Beyond Kayaking – A qualitative investigation of parents and facilitators views regrading an outdoor, activity-based, multi-session parenting intervention program

Yvonne K. Parry, Shelly Abbott, Matthew David Ankers, Lyall Willis, Teresa O'Brien

Research output: Contribution to journalArticle

Abstract

The Beyond Kayaking program is a free, outdoor activity-based, parenting intervention delivered across multiple sessions to vulnerable families in regional South Australia. Current literature on outdoor activity-based interventions have demonstrated improvements in family communication, problem-solving, bonding and trust. However, these studies are mostly based on single session interventions from the United States. This study explored the subjectively reported benefits of a multi-session intervention delivered in an Australian setting including how families perceived their relationships had changed (if at all) through participation in the program. This was accomplished through the use of open-ended, qualitative interviews with 20 parents who participated in the Beyond Kayaking program between 2016 and 2017. Additionally, a one-off focus group with three members of Beyond Kayaking staff was conducted to give context to the research. Thematic analysis of the data identified three dominant themes regarding participants' experiences of the Beyond Kayaking program. The first theme was ‘building family capacity’ and identified how kayaking produced an environment that helped families to communicate and problem solve together, which improved family understanding overall. The second theme was ‘local culture’ which discussed how education on local Indigenous culture helped build awareness in non-Indigenous people while helping Indigenous families to connect. The final theme ‘support and shared circumstances’ discussed the benefits of participants meeting people in similar circumstance, which helped them both improve, and feel better about, their own situation. Importantly, this study demonstrates that learning a new skill while being unsure and vulnerable in front of others strengthens family relationships – thus improving understanding of how activity-based interventions aid families. However, longitudinal research that follows up with participants is needed to better understand the lasting impacts of the improvements witnessed in this research.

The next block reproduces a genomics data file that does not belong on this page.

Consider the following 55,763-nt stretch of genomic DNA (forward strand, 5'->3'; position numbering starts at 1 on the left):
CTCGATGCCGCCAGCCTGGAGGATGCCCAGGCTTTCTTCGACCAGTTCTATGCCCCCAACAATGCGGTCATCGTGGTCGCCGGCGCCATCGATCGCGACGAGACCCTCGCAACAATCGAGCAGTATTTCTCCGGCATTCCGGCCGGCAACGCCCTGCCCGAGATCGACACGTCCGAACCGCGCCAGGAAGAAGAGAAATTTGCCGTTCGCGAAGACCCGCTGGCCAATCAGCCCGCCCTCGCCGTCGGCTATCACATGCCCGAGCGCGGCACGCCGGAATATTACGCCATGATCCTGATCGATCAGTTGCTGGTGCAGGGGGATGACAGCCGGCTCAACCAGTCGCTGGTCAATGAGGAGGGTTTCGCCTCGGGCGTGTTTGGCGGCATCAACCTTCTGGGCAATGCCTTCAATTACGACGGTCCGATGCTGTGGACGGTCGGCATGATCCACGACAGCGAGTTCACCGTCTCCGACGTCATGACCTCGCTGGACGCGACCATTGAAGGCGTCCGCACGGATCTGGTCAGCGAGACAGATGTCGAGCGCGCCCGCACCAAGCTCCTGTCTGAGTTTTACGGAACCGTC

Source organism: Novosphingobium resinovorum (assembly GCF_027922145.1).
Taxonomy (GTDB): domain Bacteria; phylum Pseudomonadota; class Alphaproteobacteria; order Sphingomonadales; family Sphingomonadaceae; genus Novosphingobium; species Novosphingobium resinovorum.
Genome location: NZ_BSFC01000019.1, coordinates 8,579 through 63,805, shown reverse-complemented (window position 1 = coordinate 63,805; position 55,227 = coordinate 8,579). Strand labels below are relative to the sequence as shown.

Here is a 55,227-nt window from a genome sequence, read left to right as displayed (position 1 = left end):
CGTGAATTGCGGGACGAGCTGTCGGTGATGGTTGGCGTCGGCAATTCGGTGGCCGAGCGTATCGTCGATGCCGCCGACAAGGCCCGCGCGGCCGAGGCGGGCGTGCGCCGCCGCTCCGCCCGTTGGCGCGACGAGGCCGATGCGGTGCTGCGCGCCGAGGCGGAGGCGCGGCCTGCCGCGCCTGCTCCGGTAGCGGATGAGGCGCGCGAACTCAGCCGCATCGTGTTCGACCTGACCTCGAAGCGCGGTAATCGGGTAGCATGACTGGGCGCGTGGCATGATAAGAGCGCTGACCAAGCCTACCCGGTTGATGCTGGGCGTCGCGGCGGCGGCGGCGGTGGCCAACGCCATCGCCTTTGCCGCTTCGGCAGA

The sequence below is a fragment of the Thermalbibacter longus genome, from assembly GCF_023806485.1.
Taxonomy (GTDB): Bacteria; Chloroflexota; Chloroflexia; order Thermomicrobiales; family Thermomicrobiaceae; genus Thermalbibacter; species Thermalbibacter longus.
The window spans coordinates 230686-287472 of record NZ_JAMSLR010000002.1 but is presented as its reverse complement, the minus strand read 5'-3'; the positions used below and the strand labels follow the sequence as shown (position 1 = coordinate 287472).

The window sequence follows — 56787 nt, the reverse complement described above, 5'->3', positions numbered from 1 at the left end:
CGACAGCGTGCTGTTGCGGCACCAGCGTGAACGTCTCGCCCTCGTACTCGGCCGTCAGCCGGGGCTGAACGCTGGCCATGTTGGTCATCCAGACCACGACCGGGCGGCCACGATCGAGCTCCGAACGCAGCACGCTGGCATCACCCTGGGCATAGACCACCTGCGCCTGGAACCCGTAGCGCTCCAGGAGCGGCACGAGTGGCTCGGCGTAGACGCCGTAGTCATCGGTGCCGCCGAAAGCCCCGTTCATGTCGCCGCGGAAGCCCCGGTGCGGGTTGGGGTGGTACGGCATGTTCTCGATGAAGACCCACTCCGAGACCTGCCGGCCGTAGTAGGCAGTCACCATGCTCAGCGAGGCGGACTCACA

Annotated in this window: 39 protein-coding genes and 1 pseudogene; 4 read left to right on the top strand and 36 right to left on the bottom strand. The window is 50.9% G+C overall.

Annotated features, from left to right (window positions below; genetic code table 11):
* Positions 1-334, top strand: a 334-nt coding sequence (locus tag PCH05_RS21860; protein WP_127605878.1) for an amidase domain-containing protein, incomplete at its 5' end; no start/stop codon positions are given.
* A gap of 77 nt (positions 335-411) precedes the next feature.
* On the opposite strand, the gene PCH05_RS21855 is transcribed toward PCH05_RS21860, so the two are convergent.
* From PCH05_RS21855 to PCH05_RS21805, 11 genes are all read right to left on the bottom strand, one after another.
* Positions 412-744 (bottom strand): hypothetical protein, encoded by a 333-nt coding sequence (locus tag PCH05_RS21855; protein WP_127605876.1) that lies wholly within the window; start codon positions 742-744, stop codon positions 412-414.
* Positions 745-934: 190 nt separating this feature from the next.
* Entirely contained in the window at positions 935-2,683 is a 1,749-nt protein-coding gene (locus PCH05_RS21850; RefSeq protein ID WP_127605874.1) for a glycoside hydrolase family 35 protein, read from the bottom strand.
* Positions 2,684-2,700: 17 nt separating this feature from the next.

Original languageEnglish
Number of pages9
JournalHealth and Social Care in the Community
Early online date7 Sep 2020
DOIs
Publication statusE-pub ahead of print - 7 Sep 2020

Keywords

  • children
  • disadvantage
  • families
  • intervention
  • kayaking
  • vulnerable

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